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Schneider Q&A: Liquid gold

In this Q&A, Robert Bunger, liquid cooling program director, CTO Office at Schneider Electric, discusses all things liquid cooling and how an innovative combination of immersive and direct to chip methods can provide facilities managers with the best of both worlds, whilst doing away with the disadvantages.

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Firstly, what is currently driving the adoption of liquid cooling?

Changes in IT technology have always been a key driver in the development of new cooling solutions. Although liquid cooling isn’t new, having been deployed for years in high performance applications, modern day demands such as the cloud, IoT, AI and edge are all forcing a renewed look at liquid technology.

Right now, traditional air-cooling methods are reaching their limits, as IT chip densities continue to increase, which is currently what’s driving the demand for liquid cooling. The onus placed upon energy efficiency and sustainability is also more prevalent than ever, as well as new IT use cases that we weren’t seeing before, such as harsh and industrial edge computing environments. This culmination of challenges is pushing data centre operators to look to new and improved cooling solutions.

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What are the main methods of liquid cooling currently?

There are two main methods at present, the first, is ‘direct to chip’, which comes with its own advantages and disadvantages. Starting with the positives, direct to chip liquid cooling can be easily retrofit into an existing chassis or standard rack form factor and is maintained similarly to an air cooled set up.

That said, this method does carry a risk of leaks, meaning having to invest in leak prevention measures, which of course carry an additional cost and energy consumption that most operators could do without. This method also isn’t ideal for harsh environments, nor does it capture all heat.

The second method is oil-based immersive cooling. This method is not only simple and cost effective, but eliminates all heat as well as the need for fans. Pitfalls here include messy maintenance (an oil bath is never going to be too pleasant), an unusual form factor and limited flexibility.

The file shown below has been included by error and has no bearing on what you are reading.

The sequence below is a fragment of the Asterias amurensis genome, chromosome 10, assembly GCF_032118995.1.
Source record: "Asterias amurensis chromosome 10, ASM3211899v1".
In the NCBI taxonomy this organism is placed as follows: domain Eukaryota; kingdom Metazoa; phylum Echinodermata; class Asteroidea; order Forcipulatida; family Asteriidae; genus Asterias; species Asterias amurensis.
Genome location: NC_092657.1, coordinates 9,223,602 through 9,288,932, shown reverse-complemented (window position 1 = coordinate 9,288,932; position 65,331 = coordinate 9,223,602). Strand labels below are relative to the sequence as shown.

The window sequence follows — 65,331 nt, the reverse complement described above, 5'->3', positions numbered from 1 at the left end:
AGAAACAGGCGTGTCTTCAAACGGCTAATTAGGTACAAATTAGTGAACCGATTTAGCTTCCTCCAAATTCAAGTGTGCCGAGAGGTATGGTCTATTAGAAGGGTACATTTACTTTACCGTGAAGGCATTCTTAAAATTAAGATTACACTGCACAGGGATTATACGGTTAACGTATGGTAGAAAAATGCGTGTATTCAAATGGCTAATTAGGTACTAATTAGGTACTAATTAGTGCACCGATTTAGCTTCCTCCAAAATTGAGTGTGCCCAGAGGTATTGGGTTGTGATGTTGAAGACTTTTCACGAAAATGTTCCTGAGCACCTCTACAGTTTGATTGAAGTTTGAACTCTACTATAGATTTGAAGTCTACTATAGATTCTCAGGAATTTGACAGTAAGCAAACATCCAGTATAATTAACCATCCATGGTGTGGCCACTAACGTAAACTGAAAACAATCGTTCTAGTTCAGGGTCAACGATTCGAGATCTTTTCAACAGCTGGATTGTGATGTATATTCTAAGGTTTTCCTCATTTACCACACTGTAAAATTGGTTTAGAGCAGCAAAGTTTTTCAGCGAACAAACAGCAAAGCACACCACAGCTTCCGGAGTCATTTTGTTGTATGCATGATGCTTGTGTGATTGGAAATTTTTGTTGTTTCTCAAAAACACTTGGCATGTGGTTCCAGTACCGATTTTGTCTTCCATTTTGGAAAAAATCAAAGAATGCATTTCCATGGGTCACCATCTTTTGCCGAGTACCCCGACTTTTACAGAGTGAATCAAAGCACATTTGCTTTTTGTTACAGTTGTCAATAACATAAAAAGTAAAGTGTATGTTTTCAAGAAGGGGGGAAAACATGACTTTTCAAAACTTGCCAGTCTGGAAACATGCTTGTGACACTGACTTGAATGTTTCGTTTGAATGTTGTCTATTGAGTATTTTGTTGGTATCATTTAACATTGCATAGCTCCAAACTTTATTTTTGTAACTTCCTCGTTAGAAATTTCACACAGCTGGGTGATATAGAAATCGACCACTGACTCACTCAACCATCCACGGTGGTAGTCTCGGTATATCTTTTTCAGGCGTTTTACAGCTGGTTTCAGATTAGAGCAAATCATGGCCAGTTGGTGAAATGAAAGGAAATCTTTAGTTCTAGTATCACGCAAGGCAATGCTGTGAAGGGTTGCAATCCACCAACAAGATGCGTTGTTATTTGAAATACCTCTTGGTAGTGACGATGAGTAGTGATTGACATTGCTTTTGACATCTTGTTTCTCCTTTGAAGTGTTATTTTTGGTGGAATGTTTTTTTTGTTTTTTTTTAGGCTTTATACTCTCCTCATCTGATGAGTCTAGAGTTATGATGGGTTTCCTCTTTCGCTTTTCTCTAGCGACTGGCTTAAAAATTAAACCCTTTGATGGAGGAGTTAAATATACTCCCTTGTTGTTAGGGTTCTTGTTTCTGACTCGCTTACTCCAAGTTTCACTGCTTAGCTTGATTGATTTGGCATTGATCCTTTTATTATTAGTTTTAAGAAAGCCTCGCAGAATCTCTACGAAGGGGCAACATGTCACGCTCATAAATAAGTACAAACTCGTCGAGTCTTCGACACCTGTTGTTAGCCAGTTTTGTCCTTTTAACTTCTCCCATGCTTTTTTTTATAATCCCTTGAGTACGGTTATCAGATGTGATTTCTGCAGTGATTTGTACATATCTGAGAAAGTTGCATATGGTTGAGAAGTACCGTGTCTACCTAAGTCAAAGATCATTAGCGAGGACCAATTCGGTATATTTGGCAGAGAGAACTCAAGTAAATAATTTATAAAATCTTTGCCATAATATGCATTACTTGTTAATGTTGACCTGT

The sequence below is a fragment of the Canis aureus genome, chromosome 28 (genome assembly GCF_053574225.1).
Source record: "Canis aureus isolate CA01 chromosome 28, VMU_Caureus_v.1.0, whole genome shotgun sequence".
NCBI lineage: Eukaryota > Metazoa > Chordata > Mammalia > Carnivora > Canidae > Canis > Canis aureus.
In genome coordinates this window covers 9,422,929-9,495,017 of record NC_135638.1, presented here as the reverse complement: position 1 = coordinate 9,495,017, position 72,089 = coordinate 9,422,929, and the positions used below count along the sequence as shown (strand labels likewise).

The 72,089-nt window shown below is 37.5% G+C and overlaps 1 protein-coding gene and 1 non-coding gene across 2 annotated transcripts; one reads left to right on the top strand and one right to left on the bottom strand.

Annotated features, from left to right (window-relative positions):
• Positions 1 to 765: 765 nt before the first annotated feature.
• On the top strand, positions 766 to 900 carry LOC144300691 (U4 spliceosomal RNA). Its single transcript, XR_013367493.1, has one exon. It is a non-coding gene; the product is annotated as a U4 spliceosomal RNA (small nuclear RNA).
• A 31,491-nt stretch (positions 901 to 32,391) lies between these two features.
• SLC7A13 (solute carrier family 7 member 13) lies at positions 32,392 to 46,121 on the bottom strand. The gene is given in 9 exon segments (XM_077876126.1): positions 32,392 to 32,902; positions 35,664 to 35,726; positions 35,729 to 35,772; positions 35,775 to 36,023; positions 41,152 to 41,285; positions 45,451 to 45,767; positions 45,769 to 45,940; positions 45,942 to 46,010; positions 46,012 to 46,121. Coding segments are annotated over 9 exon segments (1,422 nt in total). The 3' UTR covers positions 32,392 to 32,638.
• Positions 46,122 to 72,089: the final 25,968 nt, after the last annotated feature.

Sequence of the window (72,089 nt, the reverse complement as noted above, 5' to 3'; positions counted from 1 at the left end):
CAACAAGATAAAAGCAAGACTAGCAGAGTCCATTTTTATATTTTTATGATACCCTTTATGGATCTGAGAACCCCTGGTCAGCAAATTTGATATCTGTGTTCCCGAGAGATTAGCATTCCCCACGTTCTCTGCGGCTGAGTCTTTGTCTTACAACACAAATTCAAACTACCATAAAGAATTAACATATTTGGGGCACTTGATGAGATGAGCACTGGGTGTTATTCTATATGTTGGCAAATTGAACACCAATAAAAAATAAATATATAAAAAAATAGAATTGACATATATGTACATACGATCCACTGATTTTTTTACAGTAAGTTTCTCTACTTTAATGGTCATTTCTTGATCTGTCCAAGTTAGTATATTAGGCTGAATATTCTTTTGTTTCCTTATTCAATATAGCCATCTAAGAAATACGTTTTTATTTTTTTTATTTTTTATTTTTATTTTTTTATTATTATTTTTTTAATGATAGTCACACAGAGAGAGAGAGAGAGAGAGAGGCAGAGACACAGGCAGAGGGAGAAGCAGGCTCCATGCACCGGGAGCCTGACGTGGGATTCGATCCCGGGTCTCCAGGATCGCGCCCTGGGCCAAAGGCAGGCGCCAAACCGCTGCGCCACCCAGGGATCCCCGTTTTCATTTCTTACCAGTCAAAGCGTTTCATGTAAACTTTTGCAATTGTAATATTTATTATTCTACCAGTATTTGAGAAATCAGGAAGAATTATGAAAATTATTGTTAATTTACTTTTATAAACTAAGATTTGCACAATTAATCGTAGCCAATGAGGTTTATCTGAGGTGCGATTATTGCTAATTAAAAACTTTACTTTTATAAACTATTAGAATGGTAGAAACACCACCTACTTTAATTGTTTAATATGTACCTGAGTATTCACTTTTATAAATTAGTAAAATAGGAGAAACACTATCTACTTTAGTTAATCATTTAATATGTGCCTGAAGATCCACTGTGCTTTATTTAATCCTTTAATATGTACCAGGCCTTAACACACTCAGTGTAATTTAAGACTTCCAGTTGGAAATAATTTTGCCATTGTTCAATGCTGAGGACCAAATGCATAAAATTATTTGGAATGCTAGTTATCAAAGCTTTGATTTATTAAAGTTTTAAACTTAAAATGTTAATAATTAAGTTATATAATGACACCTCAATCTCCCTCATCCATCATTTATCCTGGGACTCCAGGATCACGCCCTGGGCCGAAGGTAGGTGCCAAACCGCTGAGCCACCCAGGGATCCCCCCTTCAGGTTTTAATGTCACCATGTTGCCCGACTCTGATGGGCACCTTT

This got us thinking, wouldn’t it be great to have the best of both worlds where some of these disadvantages were mitigated? And that’s where chassis-based liquid cooling comes in.

What are the advantages of chassis-based liquid cooling over conventional air cooling?

Well of course if you want your facility to be able to cope with ever-rising chip and rack densities, then this type of liquid cooling is going to be advantageous. Chassis-based liquid cooling works with dielectric fluid contained in the chassis itself. This means liquid doesn’t come all the way into the server, nullifying the potential risk of leaks.

This technology also reduces the need for as much water, achieving effective cooling using very little. Space restrains are also no issue here, with liquid cooling taking up three times less data centre space than conventional air cooling equipment.

Additionally, there is minimal heat added to the room, whilst still being able to do away with fans altogether. The absence of fans not only eliminates noise, but can save anywhere from 4 – 15% on energy consumption and therefore overall costs.

Waste heat can also be recovered, which if put to good use, i.e used to heat a building, will help reduce the operational expense of a facility, not to mention its carbon footprint, adding to that all important sustainability factor.

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Isn’t liquid cooling more expensive than traditional methods?

Many people assume liquid cooling costs more, when in fact this improved technology ends up costing just the same if not less than air cooling methods. Liquid cooling provides far greater savings in the long run when you factor in the compaction it enables. You are getting rid of a lot of costly facility equipment i.e. chillers, fans, piping changes etc.

Then there is the simple fact that the smaller a facility, the smaller your outgoings. There will of course be a shift in costs, but when you start space saving/compacting you in turn need less lighting, less money spent fitting out a building, the list goes on. You’d be surprised how quickly these savings add up.